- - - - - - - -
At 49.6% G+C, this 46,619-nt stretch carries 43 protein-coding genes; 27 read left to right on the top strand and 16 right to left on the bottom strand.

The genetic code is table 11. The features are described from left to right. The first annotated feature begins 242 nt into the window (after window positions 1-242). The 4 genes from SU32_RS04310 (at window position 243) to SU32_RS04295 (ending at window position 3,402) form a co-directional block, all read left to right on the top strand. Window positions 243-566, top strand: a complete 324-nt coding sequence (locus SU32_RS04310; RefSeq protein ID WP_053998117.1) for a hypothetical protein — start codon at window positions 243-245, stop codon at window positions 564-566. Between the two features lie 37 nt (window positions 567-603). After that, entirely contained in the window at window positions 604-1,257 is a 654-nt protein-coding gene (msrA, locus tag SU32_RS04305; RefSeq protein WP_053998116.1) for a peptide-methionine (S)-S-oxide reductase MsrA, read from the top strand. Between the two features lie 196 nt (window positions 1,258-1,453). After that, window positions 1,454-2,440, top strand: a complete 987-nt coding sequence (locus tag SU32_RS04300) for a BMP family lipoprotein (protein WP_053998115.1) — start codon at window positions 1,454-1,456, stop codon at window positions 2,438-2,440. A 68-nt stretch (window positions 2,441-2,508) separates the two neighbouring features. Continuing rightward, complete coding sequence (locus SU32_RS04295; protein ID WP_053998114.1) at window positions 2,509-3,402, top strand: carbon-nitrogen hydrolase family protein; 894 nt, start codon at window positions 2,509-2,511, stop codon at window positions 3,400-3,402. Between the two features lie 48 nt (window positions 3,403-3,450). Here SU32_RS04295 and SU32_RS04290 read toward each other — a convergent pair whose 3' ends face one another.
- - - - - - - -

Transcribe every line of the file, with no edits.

At 49.6% G+C, this 46,619-nt stretch carries 43 protein-coding genes; 27 read left to right on the top strand and 16 right to left on the bottom strand.

The genetic code is table 11. The features are described from left to right. The first annotated feature begins 242 nt into the window (after window positions 1-242). The 4 genes from SU32_RS04310 (at window position 243) to SU32_RS04295 (ending at window position 3,402) form a co-directional block, all read left to right on the top strand. Window positions 243-566, top strand: a complete 324-nt coding sequence (locus SU32_RS04310; RefSeq protein ID WP_053998117.1) for a hypothetical protein — start codon at window positions 243-245, stop codon at window positions 564-566. Between the two features lie 37 nt (window positions 567-603). After that, entirely contained in the window at window positions 604-1,257 is a 654-nt protein-coding gene (msrA, locus tag SU32_RS04305; RefSeq protein WP_053998116.1) for a peptide-methionine (S)-S-oxide reductase MsrA, read from the top strand. Between the two features lie 196 nt (window positions 1,258-1,453). After that, window positions 1,454-2,440, top strand: a complete 987-nt coding sequence (locus tag SU32_RS04300) for a BMP family lipoprotein (protein WP_053998115.1) — start codon at window positions 1,454-1,456, stop codon at window positions 2,438-2,440. A 68-nt stretch (window positions 2,441-2,508) separates the two neighbouring features. Continuing rightward, complete coding sequence (locus SU32_RS04295; protein ID WP_053998114.1) at window positions 2,509-3,402, top strand: carbon-nitrogen hydrolase family protein; 894 nt, start codon at window positions 2,509-2,511, stop codon at window positions 3,400-3,402. Between the two features lie 48 nt (window positions 3,403-3,450). Here SU32_RS04295 and SU32_RS04290 read toward each other — a convergent pair whose 3' ends face one another.